Hong Kong HR Masterclass Series: 19th June 2020 Data Analytics for HR
Become a true strategic partner to the business by leveraging data and analytics to make strategic talent decisions.
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Even though you may have established yourself as an empathetic boss or HR director, chances are your staff are never telling you everything you need to know.
It’s a problem, because 64% of employees in Singapore say they want to switch jobs this year. They’re not happy, nor as motivated as they could be, so why don’t they just say something to you?
Well, think back to before you were a manager – did you ever tell your boss what you really thought? Exactly.
Let us help you decipher the silence with five things your employees are probably thinking about you.
1. You’re not recognising my talent
According to the Randstad World of Work Report, 23% of Singaporeans feel unmotivated because their managers aren’t putting their skills to the right use. This could be because you’re too hands off as a boss, or because you simply need someone to fill a gap in the workforce for now – even if it’s not their desired place.
What can I do? Listen to your staff. Get to know them. Take a larger interest in their goals and desired achievements and figure out the best fit for them from there.
2. You’re underpaying me
It can often seem like you will never please your staff. Some surveys say money doesn’t matter, and others say employees feel undervalued. The Randstad report found even though 59% of local talent enjoyed a pay rise last year, 67% expect even more of an increase this year.
But have a think – is what they are being paid now fair compared to when you hired them with a certain level of skills and market demands?
What can I do? Your research. Could that employee go somewhere else and pull in a bigger wage straight away? If the answer to this is always yes, then you might be underpaying.
3. You’re ignoring that incompetent employee
One of the biggest reasons for employee discontent is working with annoying, underproductive and generally useless co-workers. It has a hugely negative impact on morale and it’s even more frustrating when the boss can’t see how incompetent a particular employee might be.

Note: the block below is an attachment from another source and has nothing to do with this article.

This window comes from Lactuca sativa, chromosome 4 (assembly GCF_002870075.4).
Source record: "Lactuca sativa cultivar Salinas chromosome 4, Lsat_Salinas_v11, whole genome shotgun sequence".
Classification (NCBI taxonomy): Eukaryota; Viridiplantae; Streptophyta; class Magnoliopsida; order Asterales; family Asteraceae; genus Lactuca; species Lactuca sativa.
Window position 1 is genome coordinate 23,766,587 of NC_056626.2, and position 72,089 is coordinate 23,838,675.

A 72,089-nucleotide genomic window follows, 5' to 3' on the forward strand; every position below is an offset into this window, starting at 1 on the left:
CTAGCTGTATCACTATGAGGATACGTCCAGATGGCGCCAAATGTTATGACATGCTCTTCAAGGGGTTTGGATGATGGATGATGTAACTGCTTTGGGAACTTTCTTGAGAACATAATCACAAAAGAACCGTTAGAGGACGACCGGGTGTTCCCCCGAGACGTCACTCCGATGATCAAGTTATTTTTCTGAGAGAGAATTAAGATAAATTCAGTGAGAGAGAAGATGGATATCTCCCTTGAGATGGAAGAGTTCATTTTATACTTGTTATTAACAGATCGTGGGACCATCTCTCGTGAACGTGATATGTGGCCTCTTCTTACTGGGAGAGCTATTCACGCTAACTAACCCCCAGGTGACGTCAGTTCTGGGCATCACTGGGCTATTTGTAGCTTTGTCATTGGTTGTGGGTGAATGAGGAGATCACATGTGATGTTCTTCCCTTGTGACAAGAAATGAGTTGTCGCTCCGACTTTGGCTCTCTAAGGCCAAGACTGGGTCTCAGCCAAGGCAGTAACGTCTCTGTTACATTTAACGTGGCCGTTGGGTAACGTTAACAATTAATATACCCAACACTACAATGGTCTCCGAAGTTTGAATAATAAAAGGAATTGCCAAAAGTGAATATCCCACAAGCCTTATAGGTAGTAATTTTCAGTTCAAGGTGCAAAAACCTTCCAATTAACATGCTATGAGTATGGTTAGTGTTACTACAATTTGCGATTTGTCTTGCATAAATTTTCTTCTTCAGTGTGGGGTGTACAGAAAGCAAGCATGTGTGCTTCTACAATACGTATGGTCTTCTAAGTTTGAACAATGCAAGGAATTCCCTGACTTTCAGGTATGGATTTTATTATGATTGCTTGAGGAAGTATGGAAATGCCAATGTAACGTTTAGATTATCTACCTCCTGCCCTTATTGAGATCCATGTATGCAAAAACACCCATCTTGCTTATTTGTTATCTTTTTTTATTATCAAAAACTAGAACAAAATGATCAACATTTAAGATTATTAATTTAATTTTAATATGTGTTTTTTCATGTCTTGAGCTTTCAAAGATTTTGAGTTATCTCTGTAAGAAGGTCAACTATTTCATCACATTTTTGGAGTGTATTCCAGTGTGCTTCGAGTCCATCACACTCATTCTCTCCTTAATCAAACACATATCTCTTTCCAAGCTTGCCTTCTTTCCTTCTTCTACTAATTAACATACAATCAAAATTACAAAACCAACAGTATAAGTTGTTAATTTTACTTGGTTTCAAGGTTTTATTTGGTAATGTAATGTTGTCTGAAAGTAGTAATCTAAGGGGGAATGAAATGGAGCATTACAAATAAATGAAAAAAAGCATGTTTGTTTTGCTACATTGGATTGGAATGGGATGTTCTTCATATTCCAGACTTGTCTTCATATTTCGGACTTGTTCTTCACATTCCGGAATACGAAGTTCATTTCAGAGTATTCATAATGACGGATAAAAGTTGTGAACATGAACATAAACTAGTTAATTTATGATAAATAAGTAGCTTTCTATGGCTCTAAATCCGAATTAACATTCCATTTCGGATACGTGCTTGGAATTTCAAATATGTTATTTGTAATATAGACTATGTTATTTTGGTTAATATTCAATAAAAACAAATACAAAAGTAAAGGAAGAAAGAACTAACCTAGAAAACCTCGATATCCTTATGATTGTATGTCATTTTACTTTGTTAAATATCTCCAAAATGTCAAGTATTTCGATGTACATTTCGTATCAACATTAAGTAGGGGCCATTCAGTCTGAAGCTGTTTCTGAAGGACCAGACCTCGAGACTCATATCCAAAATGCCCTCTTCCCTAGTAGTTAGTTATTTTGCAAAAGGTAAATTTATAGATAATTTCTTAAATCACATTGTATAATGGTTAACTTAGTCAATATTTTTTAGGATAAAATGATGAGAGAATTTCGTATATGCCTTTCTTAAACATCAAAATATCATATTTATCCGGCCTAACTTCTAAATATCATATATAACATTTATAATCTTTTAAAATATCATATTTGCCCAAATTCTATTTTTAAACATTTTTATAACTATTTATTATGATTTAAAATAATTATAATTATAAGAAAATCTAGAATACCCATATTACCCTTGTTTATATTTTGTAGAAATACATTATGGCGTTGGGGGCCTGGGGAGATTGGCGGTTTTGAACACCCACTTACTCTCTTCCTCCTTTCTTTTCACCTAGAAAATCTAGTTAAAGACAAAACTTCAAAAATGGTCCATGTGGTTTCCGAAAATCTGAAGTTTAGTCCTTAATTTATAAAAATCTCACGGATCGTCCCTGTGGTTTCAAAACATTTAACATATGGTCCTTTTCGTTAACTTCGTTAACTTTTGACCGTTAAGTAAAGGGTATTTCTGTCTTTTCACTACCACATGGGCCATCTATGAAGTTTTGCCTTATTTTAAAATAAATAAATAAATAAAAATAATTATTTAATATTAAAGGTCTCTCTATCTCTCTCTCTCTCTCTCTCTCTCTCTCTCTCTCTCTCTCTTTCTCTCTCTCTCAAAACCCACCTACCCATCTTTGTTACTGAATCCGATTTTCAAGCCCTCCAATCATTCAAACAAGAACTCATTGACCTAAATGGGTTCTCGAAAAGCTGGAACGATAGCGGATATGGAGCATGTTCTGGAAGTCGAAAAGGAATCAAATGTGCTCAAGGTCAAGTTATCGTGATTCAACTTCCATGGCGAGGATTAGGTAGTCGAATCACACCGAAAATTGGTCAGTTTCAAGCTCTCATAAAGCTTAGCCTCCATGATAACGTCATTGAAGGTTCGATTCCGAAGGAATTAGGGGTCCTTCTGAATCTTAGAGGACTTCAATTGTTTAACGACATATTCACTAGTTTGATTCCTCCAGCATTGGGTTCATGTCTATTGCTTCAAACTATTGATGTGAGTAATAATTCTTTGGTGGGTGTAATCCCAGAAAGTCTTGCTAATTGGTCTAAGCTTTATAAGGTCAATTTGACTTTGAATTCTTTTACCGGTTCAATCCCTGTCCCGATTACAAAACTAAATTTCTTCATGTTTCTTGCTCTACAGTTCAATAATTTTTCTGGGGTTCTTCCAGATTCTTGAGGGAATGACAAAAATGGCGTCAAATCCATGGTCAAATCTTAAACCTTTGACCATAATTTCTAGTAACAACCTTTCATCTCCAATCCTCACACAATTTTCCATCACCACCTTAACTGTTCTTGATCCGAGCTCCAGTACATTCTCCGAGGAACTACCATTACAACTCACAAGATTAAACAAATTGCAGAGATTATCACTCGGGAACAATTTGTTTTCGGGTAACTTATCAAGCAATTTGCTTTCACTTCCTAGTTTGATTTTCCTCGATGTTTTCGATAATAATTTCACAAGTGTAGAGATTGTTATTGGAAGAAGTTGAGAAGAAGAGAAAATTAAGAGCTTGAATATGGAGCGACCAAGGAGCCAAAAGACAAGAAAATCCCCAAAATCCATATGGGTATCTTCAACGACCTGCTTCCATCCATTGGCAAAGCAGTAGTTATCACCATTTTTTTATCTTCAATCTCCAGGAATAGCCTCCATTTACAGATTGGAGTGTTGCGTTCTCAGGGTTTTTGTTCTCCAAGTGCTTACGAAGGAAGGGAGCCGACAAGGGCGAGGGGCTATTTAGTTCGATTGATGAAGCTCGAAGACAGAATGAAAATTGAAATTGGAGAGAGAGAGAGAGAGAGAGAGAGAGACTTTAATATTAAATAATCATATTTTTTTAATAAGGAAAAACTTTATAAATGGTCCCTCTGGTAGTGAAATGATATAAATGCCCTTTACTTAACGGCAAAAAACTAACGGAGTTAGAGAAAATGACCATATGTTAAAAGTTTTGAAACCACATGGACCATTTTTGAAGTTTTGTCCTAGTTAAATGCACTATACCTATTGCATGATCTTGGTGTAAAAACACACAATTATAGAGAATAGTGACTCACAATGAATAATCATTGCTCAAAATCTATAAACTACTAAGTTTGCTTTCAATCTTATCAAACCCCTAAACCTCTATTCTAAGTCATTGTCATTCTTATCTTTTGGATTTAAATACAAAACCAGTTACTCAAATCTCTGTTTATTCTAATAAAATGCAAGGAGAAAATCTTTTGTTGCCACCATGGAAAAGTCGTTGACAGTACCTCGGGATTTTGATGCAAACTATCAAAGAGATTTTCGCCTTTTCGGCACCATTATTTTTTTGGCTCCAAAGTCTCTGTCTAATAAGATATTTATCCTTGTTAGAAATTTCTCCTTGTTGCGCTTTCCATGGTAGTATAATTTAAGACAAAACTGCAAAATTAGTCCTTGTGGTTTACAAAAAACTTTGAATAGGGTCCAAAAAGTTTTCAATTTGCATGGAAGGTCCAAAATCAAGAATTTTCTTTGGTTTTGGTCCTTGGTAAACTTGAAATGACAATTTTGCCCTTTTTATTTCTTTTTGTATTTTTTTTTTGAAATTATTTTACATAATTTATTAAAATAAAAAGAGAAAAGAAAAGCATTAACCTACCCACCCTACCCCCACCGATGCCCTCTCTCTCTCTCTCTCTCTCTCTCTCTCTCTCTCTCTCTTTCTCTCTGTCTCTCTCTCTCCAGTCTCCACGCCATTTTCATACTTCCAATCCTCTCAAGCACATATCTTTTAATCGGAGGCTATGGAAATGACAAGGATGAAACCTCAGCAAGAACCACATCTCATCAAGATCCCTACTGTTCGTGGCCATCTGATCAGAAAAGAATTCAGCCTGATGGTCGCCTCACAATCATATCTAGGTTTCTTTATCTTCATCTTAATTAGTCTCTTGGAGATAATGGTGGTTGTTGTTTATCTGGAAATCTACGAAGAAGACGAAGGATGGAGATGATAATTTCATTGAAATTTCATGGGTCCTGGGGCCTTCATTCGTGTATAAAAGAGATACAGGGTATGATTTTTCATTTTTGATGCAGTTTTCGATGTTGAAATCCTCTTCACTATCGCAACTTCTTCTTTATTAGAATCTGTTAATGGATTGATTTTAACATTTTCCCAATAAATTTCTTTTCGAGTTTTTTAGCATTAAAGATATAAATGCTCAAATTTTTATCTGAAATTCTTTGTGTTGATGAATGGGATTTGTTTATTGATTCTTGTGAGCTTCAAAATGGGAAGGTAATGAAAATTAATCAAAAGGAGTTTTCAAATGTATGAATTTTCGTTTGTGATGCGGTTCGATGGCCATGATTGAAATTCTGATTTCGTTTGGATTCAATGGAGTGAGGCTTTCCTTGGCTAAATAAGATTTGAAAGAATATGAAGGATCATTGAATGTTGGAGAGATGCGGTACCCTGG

What can I do? Create a united team, if you can. But if that person really isn’t pulling their weight and everyone else is picking up their slack, feel free to send them packing.
4. You keep asking me to do more, but I don’t get anything out of it
In the Randstad report, employees said their biggest performance motivators were to feel valued and to have a better understanding of how their contribution is affecting the company’s goals. You might have a good worker bee who doesn’t want to let you down, but eventually they’re going to get sick of working harder and harder for minimal return – especially if they can’t see how they’re helping in the long-term.
What can I do? You need to do more to motivate your top talent, but they need to see the value in what you’re asking of them. Make sure there’s a clear vision for them between what they’re doing and how it’s impacting the business.
5. You’re not giving me any flexibility
Your staff really want work life balance. In 2012, 15% of Singaporeans ranked work life balance as a reason to stay. In 2013, this number shot up to 50%.
What can I do? In all honesty, if you don’t offer any flexibility whatsoever, you’re getting left behind as the rest of the world moved forward. Limber up and see where you might be able to cut people some slack. Chances are it will result in much happier staff.